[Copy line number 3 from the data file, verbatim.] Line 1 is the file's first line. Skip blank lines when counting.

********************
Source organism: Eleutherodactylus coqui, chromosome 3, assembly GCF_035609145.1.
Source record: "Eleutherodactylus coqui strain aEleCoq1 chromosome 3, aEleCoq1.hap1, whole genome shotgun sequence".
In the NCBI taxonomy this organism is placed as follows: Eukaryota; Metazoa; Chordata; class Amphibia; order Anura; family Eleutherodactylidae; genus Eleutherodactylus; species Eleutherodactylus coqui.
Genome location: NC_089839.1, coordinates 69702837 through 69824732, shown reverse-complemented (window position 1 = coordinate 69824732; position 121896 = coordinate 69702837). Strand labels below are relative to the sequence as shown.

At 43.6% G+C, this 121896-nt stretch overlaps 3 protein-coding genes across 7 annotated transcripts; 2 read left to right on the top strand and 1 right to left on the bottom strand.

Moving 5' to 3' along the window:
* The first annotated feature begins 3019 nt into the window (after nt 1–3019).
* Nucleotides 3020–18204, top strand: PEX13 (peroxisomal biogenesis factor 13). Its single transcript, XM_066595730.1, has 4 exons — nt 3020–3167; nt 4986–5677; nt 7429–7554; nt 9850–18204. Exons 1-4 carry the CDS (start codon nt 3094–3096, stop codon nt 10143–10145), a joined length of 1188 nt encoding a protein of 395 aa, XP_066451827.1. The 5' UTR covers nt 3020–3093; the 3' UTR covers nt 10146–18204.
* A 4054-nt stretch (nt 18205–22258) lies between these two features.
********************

In the NCBI taxonomy this organism is placed as follows: Eukaryota; Metazoa; Chordata; class Amphibia; order Anura; family Eleutherodactylidae; genus Eleutherodactylus; species Eleutherodactylus coqui.